The SPanish Princess, Outlander
Credit: starz(2)

Droughtlander got you down?

Every year the Droughtlander, a.k.a. the period of time in between seasons of Outlander, seems to stretch further into the distance. This year with the COVID-19 pandemic delaying production around the world, it seems likely to last even longer. But if you’re looking for something to quench that thirst, might we suggest The Spanish Princess? 

Also on Starz, The Spanish Princess was created by Matthew Graham and Emma Frost and inspired by the historical novels of Philippa Gregory. Now in its second season, it follows the story of Catherine of Aragon (Charlotte Hope), Henry VIII’s (Ruairi O'Connor) first wife, from her arrival in England and brief first marriage to Henry’s brother to her gradual downfall at court.

Here are six reasons the Starz historical drama will help the Droughtlander pass more easily.

Historically lush

Who doesn’t love a good historical yarn? The Spanish Princess meets (if not exceeds) Outlander in production value, with its setting in early 16th-century England and Spain providing an expansive backdrop to work against. Filmed on location, the series offers both stunning landscapes, as well as evocative English castles and estates, for eye candy. The costumes are next level with Catherine’s gowns particularly drool-worthy. This is the Tudor court; it demands extravagance. Velvet, gold, brocade. You name it and The Spanish Princess has it. Every episode is a feast for the eyes.

Historically accurate

Part of the interplay of historical fiction is its brushes with the truths of the past. Outlander strives for accuracy when it comes to wardrobe, sets, etc., but it’s playing with fictional characters. But when it comes to The Spanish Princess, the protagonists are all real historical people. Matthew Graham and Emma Frost do an incredible, painstaking job when it comes to accuracy. So much so, that we break down the historical observations each week in our episode recaps.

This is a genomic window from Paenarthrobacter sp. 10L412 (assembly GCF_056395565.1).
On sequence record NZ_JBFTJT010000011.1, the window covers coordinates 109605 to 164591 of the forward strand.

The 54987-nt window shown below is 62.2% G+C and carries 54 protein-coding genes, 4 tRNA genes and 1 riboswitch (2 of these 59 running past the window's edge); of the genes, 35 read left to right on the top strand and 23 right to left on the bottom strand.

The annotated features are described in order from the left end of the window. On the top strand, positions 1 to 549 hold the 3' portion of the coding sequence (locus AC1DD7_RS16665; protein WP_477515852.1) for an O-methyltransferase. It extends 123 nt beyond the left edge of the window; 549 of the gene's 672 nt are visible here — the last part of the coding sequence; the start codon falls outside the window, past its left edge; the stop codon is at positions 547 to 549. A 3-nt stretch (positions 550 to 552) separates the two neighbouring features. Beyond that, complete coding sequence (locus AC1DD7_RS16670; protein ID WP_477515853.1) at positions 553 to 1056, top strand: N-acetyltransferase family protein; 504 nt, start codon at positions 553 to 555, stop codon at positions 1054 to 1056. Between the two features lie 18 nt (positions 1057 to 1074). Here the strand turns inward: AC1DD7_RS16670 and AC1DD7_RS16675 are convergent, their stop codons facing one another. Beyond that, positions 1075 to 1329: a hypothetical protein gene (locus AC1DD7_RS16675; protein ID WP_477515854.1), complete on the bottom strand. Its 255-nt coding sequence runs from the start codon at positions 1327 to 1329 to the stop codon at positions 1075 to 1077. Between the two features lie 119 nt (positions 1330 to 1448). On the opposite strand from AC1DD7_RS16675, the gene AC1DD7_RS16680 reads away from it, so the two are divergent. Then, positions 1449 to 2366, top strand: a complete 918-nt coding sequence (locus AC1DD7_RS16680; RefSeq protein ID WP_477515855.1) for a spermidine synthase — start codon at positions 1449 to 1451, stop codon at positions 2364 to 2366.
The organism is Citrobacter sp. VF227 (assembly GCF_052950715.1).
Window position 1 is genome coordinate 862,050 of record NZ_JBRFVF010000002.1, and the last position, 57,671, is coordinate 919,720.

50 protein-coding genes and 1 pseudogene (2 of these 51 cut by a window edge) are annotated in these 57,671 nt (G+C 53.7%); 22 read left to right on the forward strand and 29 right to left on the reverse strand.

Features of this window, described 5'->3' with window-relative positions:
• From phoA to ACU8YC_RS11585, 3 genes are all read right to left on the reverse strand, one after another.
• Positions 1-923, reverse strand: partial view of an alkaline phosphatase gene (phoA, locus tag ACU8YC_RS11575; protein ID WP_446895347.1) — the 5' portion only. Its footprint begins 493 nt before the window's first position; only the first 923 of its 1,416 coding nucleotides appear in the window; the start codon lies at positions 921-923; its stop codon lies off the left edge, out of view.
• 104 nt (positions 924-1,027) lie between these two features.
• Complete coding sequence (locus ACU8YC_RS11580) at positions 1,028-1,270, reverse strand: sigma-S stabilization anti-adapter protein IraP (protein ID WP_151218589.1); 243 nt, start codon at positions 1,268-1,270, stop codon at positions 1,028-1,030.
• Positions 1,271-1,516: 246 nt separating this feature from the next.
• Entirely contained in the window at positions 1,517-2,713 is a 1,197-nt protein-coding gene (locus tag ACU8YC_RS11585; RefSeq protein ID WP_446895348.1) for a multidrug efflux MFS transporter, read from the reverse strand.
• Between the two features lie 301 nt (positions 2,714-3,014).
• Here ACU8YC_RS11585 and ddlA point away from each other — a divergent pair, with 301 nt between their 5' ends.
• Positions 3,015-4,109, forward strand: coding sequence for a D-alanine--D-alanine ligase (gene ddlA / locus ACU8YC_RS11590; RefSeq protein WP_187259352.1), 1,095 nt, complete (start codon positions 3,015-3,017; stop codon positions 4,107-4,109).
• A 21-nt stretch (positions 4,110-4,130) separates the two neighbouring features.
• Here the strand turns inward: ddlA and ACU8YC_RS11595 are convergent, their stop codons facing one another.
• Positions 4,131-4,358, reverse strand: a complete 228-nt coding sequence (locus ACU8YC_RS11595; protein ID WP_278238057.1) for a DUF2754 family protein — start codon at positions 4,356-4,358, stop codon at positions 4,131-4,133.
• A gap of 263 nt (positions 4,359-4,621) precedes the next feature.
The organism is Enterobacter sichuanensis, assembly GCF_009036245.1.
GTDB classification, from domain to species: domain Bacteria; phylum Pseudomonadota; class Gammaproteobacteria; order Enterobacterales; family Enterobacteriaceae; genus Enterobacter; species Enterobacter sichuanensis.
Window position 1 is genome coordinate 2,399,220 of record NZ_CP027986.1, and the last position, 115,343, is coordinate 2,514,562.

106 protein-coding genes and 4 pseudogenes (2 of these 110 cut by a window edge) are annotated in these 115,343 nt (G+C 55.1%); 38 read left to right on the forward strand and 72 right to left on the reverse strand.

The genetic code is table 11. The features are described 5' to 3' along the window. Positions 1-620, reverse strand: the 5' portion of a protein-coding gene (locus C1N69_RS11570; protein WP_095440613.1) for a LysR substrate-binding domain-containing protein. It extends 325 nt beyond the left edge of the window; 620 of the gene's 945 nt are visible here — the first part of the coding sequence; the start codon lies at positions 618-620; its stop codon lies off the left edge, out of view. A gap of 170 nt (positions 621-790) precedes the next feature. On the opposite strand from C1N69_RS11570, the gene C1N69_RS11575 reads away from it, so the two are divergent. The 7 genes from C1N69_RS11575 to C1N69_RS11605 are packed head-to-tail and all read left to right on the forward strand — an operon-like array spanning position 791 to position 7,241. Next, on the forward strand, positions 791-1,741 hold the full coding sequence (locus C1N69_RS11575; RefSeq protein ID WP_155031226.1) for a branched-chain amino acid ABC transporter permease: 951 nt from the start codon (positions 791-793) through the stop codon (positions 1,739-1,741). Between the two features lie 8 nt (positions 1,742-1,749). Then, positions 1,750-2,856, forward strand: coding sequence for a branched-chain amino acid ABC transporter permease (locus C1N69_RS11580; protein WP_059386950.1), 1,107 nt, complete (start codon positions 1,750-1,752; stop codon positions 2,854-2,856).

Credit: Starz

Swoony romance

Let’s be honest, one of the main reasons we come to Outlander is for the romance. Jamie (Sam Heughan) and Claire (Caitriona Balfe) are a nuanced, loving, sexy couple, but we’re also here for the show’s many love stories — from Murtagh (Duncan Lacroix) and Jocasta (Maria Doyle Kennedy) to Bree (Sophie Skelton) and Roger (Richard Rankin). Not to mention, the show never shies away from the naughty bits. The Spanish Princess is equally dotted with forbidden yearnings and steamy romances. Across both seasons, there have been ample sex-positive, titillating scenes to leave us hot around the ruff.

All of season 1 was about Catherine and Henry’s whirlwind love affair driving her to a life-changing lie. Now, in season 2, the bloom is off the Tudor rose of Catherine and Henry’s relationship, strained by infertility issues and pregnancy loss (basically the opposite response from Claire and Jamie to such trauma). But there’s plenty of other romances to keep us engaged from bonny Meg (Georgie Henley) in Scotland to Maggie Pole’s (Laura Carmichael) repressed longing to Princess Mary’s (Sai Bennett) secret affair.


Okay, fine, we admit it. Part of why we love Outlander is because we can’t get enough of hunky guys in kilts and the rugged Scottish landscape. In season 2 of The Spanish Princess, we get to spend some more time frolicking in the heather. Meg is now Queen of Scotland and while that brings much turmoil to her life, it makes for plenty of great Scottish storytelling. She even sings a Scottish folk song (see above clip) that reminds us of the Outlander theme song!


Outlander is honestly barely mediocre on the diversity front. But The Spanish Princess upends that completely with Lina (Stephanie Levi-John) and Oviedo (Aaron Cobham). Graham and Frost ran with the historical fact that Catherine of Aragon had a Black lady-in-waiting, pairing her off with one of Henry VIII’s soldiers and skilled crossbowman Oviedo. They use the characters to explore how racism in Tudor England was based on widespread mistrust of the other, but more importantly, they put people of color back in the historical record where they belong and have always been. Lina and Oviedo are spectacular, defiant champions of Black joy. In spite of the drama of the Tudor Court, they build a life together, one that is the most loving and well-adjusted of any on the show.

Women who are fierce AF

Sure we can joke about the handsome men who populate the casts of Outlander and The Spanish Princess, but the real reason to tune in is the fierce, powerful women at their center. In Outlander, Claire is inspiring, a nurse turned doctor unafraid to pursue what she wants across literal time and space. She refuses to back down in the face of any challenge.

Catherine is much the same. History has painted her as a dowdy, cast-off wife. But she was a warrior queen. She fought for the crown she believed she was born to and the man she loved, and no matter her obstacles – be it plague, lies about her virginity, or infidelity – she kept fighting. Season 2 has even seen her taking to the battlefield in full armor while pregnant. There’s a reason this show’s tagline is “Fight Like a Woman.” And we need more heroines like Claire and Catherine on our screens.

The Spanish Princess airs Sundays at 8 p.m. on Starz.

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